“Research builds,” says Fort Lewis College Geosciences Professor Gary Gianniny. It’s an axiom that is illustrated by his research portfolio, which is as deep as it is impressive. His pursuit of knowledge has taken him around the world studying topics from evolution and sedimentary records found in limestone to the energy potential of microbial deposits and the effects of coal extraction on groundwater.
Dr. Gianniny began his undergraduate academic career in Virginia still searching for what he wanted to pursue. It wasn’t until he transferred to Colorado College that he really found his passion for geology, thanks to an especially dynamic professor that influenced him greatly.
He graduated from Colorado College with a bachelor’s degree in geology and took a few years to be, in his words, “a ski bum,” before resuming his studies. Master’s and doctorate degrees followed, both from the University of Wisconsin-Madison’s Department of Geology and Geophysics.
During this time, he started a line of research that continues to interest him today: examining the evolution of the Pennsylvanian Paradox Basin. By studying the limestone, gypsum and other rock layers in the basin, Dr. Gianniny uses the stratigraphic record to determine the causes of ancient sea level change, including changes in climate. This research provides insights into things society needs to know. Insights like: what other kinds of disruptions occurred during these climate change periods that can be read from the sedimentary records found in these rock formations? To what extent can this understanding help us to predict the continuity of gas reservoirs and aquifers in the region?
“This information is interesting to society, but I just love to try to figure out how the system worked that controlled the dance of these ancient shorelines,” he explains.
Pursuing this research brought him to the Four Corners, a move that would eventually bring him to this area and to Fort Lewis College.
“I spent three summers and a fall studying the strata along the San Juan River while being based off a white water raft,” he recalls. “It was pretty great. In between research trips my wife and I discovered and fell in love with Durango.”
Now at Fort Lewis College, Dr. Gianniny continues his research, but always strives to bring his students into his work in an effort to teach. Proof can be found in his list of scholarly publications, where more than a dozen were co-authored by FLC students.
Some of those publications came from the many student research opportunities that have arisen from work on the spectacular glacially-sculpted cliffs north of Durango. Dr. Gianniny, an expert on ancient limestones, invited sandstone expert, Dr. Kim Miskell-Gerhardt to join him and his students in trying to decipher the complex geometries of strata. Seven students have worked with the research team, most of whom are now employed in geology or are in graduate school.
“We have found that the climate driven sea level changes interacted with tectonics to produce an intricate shingle-like pattern on this eastern margin of the basin. No one dreamed that these outcrops would provide such a world-class example of interacting sedimentary systems,” he says. “Because I have such dynamic students and colleagues, I think we have nailed the evolutionary dynamics of this portion of the basin.”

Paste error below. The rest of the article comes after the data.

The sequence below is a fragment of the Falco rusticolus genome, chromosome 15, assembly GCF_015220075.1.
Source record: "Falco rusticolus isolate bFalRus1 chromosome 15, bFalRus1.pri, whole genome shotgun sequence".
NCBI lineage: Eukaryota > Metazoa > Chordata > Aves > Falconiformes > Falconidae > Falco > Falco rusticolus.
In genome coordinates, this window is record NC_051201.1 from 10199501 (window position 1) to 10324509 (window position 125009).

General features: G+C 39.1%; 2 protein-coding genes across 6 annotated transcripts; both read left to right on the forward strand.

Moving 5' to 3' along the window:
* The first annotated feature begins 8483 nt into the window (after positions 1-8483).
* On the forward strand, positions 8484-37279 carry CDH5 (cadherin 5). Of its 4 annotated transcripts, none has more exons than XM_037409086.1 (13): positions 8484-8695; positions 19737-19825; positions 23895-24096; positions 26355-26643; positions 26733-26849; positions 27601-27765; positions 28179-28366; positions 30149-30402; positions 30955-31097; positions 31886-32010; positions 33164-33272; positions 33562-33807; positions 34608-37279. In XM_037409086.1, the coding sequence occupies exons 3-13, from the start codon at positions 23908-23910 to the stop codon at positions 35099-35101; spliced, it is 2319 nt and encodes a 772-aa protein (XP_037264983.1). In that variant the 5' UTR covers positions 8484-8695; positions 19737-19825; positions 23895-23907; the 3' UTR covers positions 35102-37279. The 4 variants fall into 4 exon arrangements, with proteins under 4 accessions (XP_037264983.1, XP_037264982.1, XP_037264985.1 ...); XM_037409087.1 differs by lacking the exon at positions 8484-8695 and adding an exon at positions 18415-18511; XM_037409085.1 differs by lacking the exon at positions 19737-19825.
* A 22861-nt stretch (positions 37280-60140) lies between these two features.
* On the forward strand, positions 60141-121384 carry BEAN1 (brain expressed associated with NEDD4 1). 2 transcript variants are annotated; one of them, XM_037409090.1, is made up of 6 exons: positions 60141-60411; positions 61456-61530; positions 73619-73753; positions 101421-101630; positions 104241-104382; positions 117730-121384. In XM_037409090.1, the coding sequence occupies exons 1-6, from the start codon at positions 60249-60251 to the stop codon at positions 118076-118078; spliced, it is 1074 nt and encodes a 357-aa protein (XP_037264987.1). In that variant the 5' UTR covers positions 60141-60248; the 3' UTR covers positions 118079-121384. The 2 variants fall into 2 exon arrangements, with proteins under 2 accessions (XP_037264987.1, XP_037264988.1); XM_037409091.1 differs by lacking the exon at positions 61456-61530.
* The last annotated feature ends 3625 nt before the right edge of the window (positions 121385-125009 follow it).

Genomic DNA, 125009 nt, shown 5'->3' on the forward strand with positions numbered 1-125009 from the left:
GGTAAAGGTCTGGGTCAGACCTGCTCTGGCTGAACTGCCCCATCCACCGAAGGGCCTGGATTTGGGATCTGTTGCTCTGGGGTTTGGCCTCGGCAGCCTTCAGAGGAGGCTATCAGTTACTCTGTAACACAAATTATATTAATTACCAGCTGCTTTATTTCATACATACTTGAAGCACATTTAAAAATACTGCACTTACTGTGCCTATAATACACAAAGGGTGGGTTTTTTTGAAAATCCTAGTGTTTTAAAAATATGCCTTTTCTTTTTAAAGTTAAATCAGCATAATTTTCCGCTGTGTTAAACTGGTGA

An additional avenue of Dr. Gianniny’s research is in energy production, for example, coal. Coal, while abundant in this area, comes with potential problems. Dr. Gianniny and his students have looked at how the extraction of coal bed methane affects the amount and quality of the groundwater. It’s a project of great interest to area land managers who want to know if residents’ water rights are being affected by energy production.
Working with colleagues in the San Juan Collaboratory (Mountain Studies Institute, University of Colorado, and the San Juan Public Lands Center), Dr. Gianniny and his students helped to set up experiments that took a snapshot of the chemical composition of area groundwater in an effort to track its movement, essentially fingerprinting the water to show where it came from and where it went.
“Our data did a lovely job delineating the source of waters in the hydrologic system of western La Plata and western Archuleta counties” he says.
Research students and his classes have also contributed to useful information on the impact of dam flows on floodplain aquifers on the Dolores River. Collaborating with his wife, Dr. Cynthia Dott of the FLC Biology Department, their work demonstrates the critical importance of long duration high river flows to the recharge of these aquifers and the health of native vegetation.
“Integrative science that bridges across scientific fields and provides useful information is by far the most exciting thing we can do in research,” he says. “One of our College-wide learning goals is the application of knowledge to inform action: that’s our game.”
Dr. Gianniny’s work has brought him and his students attention, accolades and funding from the scientific community. It’s a reflection on the opportunity to do high quality research at a school that places such a high priority on teaching.
“The idea that working at a place like Fort Lewis College, we could still compete with research one schools in terms of having interesting things to say and making contributions to science,” he says. “That is pretty exciting.”
Find out more about the Geosciences department here.